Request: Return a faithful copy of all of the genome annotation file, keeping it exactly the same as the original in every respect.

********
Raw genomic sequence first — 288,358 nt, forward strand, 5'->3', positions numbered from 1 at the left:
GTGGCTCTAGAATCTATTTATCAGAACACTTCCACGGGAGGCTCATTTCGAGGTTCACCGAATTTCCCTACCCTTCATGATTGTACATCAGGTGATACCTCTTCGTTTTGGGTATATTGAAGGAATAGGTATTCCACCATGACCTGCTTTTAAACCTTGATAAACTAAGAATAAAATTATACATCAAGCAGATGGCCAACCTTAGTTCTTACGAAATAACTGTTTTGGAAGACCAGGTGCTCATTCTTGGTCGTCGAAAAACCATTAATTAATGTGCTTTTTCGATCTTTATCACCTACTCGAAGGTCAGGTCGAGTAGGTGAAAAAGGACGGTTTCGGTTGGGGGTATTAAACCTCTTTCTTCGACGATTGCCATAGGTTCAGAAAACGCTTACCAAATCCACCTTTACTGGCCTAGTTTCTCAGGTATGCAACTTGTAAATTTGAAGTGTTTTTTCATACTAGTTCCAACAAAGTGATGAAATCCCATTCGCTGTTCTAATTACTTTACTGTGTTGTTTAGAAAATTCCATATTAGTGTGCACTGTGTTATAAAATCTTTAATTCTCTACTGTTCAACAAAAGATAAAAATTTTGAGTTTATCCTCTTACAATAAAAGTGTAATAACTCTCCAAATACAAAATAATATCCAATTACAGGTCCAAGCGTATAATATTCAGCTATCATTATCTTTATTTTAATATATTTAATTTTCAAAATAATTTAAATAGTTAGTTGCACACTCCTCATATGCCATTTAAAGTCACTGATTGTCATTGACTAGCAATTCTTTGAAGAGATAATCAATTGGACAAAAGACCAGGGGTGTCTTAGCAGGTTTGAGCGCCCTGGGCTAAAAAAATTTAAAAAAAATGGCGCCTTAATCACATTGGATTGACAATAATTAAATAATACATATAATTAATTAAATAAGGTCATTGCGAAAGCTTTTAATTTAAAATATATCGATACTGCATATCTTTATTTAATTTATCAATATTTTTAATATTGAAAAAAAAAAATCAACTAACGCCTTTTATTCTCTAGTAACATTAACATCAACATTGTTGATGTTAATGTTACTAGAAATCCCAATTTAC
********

Raw genomic sequence first — 288,358 nt, forward strand, 5'->3', positions numbered from 1 at the left:
GTGGCTCTAGAATCTATTTATCAGAACACTTCCACGGGAGGCTCATTTCGAGGTTCACCGAATTTCCCTACCCTTCATGATTGTACATCAGGTGATACCTCTTCGTTTTGGGTATATTGAAGGAATAGGTATTCCACCATGACCTGCTTTTAAACCTTGATAAACTAAGAATAAAATTATACATCAAGCAGATGGCCAACCTTAGTTCTTACGAAATAACTGTTTTGGAAGACCAGGTGCTCATTCTTGGTCGTCGAAAAACCATTAATTAATGTGCTTTTTCGATCTTTATCACCTACTCGAAGGTCAGGTCGAGTAGGTGAAAAAGGACGGTTTCGGTTGGGGGTATTAAACCTCTTTCTTCGACGATTGCCATAGGTTCAGAAAACGCTTACCAAATCCACCTTTACTGGCCTAGTTTCTCAGGTATGCAACTTGTAAATTTGAAGTGTTTTTTCATACTAGTTCCAACAAAGTGATGAAATCCCATTCGCTGTTCTAATTACTTTACTGTGTTGTTTAGAAAATTCCATATTAGTGTGCACTGTGTTATAAAATCTTTAATTCTCTACTGTTCAACAAAAGATAAAAATTTTGAGTTTATCCTCTTACAATAAAAGTGTAATAACTCTCCAAATACAAAATAATATCCAATTACAGGTCCAAGCGTATAATATTCAGCTATCATTATCTTTATTTTAATATATTTAATTTTCAAAATAATTTAAATAGTTAGTTGCACACTCCTCATATGCCATTTAAAGTCACTGATTGTCATTGACTAGCAATTCTTTGAAGAGATAATCAATTGGACAAAAGACCAGGGGTGTCTTAGCAGGTTTGAGCGCCCTGGGCTAAAAAAATTTAAAAAAAATGGCGCCTTAATCACATTGGATTGACAATAATTAAATAATACATATAATTAATTAAATAAGGTCATTGCGAAAGCTTTTAATTTAAAATATATCGATACTGCATATCTTTATTTAATTTATCAATATTTTTAATATTGAAAAAAAAAAATCAACTAACGCCTTTTATTCTCTAGTAACATTAACATCAACATTGTTGATGTTAATGTTACTAGAAATCCCAATTTAC